Mortgage Assistance Relief Services (MARS) Rule
The Federal Trade Commission (FTC) published the Mortgage Assistance Relief Services (MARS) final rule on Dec. 1, 2010 directed at companies that offer loan modification services to consumers for a fee; it requires certain disclosures and prohibits upfront fees. The FTC later announced that it would forbear from enforcing most provisions of the MARS Rule against real estate professionals who assist financially distressed consumers in obtaining short sales. The Consumer Financial Protection Bureau (CFPB) is now the enforcement agency and is pledged to honor the forbearance previously announced by the FTC.
On July 15, 2011, the Federal Trade Commission (“FTC”) announced it has decided not to enforce most provisions of its Mortgage Assistance Relief Services (“MARS”) Rule against real estate professionals who are acting in their licensed capacity while assisting sellers to obtain a short sale for their residence. The FTC will still enforce the Rule against real estate professionals who make misrepresentations during the course of obtaining a short sale for their clients. Click here to read the FTC’s statement for more background into the Rule.
The FTC’s action is an important step in clarifying the application of the Rule to real estate professionals, as compliance with the Rule had caused a great deal of confusion. While the Consumer Financial Protection Bureau (“CFPB”) and state attorneys general will have the ability to enforce the Rule, both groups are expected to follow the lead of the FTC and not enforce the Rule against real estate professionals, except as noted above. NAR will continue to work with the CFPB to further clarify the application of the Rule to real estate professionals.
Below are some Q&A’s further explaining the FTC’s decision. In addition, NAR has recorded a podcast with the FTC about the policy change.
1. FTC Stay
1.1 What does the FTC’s action mean for real estate licensees?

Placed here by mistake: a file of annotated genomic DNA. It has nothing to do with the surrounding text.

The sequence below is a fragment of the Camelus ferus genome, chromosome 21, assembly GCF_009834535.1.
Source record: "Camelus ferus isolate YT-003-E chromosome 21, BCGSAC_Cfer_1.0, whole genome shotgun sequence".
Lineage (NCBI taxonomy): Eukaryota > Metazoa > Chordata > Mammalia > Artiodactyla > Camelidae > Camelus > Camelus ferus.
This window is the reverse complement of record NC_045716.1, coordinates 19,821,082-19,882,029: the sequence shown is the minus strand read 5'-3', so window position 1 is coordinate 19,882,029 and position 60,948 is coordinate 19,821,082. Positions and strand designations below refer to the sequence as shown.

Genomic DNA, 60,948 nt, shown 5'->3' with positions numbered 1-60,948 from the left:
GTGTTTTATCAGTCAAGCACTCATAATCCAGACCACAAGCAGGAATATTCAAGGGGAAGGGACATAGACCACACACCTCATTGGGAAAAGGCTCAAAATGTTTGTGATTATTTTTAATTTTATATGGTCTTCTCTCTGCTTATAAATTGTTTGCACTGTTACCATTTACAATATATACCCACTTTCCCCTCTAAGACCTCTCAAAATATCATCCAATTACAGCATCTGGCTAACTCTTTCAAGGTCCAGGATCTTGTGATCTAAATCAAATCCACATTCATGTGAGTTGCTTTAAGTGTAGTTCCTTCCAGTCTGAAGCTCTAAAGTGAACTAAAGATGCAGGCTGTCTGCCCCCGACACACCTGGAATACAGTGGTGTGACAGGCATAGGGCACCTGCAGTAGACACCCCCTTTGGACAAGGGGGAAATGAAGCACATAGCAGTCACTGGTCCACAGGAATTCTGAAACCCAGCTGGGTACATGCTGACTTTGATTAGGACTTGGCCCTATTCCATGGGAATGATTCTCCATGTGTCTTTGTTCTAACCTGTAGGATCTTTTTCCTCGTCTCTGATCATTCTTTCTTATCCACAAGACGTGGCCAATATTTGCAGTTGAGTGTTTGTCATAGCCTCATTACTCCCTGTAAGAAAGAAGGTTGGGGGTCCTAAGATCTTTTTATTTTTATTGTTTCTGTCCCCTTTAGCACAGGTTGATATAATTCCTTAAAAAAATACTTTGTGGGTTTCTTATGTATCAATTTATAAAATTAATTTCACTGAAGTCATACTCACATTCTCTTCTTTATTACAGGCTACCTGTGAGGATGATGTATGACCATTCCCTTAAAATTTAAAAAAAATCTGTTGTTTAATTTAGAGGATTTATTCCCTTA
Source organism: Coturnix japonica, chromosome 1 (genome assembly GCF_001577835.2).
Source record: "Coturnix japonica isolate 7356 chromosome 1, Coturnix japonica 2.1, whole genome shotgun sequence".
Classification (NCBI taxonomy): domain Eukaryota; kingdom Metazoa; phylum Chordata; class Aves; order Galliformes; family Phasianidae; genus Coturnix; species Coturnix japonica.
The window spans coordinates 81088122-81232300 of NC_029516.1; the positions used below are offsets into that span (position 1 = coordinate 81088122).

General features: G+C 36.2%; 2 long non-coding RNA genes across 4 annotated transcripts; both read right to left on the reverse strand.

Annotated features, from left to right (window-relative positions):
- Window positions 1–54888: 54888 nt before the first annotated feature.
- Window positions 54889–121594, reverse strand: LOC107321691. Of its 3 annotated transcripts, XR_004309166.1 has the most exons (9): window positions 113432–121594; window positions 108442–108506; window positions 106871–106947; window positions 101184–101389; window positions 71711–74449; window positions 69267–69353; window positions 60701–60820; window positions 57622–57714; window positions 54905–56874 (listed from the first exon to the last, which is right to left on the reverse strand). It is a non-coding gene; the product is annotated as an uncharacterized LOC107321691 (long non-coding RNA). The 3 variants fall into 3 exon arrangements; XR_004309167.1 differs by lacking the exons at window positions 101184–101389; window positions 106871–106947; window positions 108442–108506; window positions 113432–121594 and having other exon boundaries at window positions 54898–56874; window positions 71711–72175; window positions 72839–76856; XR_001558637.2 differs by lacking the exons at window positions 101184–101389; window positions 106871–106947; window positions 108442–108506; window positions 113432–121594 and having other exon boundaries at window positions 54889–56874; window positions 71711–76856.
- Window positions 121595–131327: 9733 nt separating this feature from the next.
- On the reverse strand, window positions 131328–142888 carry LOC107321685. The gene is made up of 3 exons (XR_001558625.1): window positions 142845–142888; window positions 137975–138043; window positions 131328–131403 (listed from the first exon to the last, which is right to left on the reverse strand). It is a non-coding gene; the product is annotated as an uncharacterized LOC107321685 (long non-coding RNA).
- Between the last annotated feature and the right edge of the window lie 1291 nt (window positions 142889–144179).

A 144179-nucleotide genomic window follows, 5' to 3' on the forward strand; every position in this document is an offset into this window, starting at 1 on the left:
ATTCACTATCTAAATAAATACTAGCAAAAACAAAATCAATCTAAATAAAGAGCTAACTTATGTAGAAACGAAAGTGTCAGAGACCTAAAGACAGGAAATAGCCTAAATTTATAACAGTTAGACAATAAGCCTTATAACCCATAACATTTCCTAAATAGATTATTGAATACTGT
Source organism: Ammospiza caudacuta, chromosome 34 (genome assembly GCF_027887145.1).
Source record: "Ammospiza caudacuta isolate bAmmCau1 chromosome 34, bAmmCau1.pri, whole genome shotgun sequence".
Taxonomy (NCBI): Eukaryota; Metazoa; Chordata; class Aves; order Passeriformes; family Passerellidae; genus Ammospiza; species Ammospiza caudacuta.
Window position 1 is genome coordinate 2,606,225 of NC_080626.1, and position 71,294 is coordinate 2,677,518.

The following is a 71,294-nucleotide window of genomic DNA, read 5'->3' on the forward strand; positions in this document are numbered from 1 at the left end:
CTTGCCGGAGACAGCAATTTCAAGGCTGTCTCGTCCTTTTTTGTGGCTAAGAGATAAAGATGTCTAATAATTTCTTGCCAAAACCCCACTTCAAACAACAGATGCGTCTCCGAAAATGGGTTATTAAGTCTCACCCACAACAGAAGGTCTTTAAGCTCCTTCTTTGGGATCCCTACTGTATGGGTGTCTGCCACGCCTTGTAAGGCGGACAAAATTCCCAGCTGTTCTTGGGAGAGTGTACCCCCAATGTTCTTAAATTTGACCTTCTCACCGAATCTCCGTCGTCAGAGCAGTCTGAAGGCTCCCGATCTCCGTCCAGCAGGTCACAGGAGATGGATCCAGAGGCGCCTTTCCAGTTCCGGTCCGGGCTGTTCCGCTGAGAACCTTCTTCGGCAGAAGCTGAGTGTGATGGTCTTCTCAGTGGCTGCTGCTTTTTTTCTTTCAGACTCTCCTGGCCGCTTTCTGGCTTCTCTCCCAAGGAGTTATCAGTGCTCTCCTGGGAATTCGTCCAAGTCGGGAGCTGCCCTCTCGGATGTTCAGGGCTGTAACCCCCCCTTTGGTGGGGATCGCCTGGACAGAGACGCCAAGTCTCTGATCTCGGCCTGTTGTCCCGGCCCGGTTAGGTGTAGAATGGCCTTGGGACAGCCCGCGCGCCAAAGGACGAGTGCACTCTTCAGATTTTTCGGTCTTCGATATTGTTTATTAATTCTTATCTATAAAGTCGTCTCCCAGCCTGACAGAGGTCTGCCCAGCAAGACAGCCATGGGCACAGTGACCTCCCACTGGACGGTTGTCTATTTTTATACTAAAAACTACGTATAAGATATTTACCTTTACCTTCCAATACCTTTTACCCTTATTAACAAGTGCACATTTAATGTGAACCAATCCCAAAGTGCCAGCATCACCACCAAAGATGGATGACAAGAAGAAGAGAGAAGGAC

The FTC’s stay will remove the need for real estate professionals to comply with most of the Rule’s requirements, including the required disclosures, advance fee ban, and recordkeeping requirements, while acting in their licensed capacity to obtain a short sale for their clients. The FTC will still enforce the Rule against real estate professionals if a misrepresentation is made to a client during the course of assisting the client to obtain a short sales transaction.
1.2 Why did the FTC take this action?
When drafting the Rule, the FTC used very broad language to define who was covered by the Rule, including those who provided assistance to a consumer in negotiating a short sale. The FTC has acknowledged that the agency didn’t realize the number of real estate professionals who would need to comply with the Rule as written. Also, the language contained in the MARS disclosures didn’t make sense in the real estate brokerage context and the other prohibitions in the Rule had an unintended consequence when applied to real estate professionals. Therefore, the FTC decided not to enforce of the Rule against real estate professionals. Due to the fact that the rulemaking authority for MARS is switching to the CFPB, the FTC did not have time to conduct a rulemaking to amend the Rule itself.
2. Eligibility for Stay
2.1 When will a real estate professional qualify for the FTC’s “forbearance of enforcement”?
A real estate professional will need to meet the following conditions in order to qualify for the FTC’s stay:
Must be properly licensed and in good standing pursuant to any applicable state law requirements;
In compliance with state laws governing the practices of real estate professionals; and
Assisting or attempting to assist a consumer in negotiating, obtaining or arranging a short sale of a dwelling in the course of securing the sale of the consumer’s home.
The stay applies to both brokers and salespeople associated with the broker. So, if a salesperson assists a broker with a client’s short sale and meets the criteria listed above, the salesperson will also fall under the terms of the FTC’s stay.
2.2 Does the stay apply to short sale negotiators with a real estate license?
No, the stay will only cover activities undertaken pursuant to the individual’s real estate license to assist a client obtain a short sale of their residence. Other types mortgage assistance services provided by a real estate licensee, such as a short sale negotiation service, will need to comply with all of the requirements of the MARS Rule.
3. How the MARS Rule will apply to Real Estate Professionals.
3.1 What part of the MARS Rule will the FTC continue to enforce?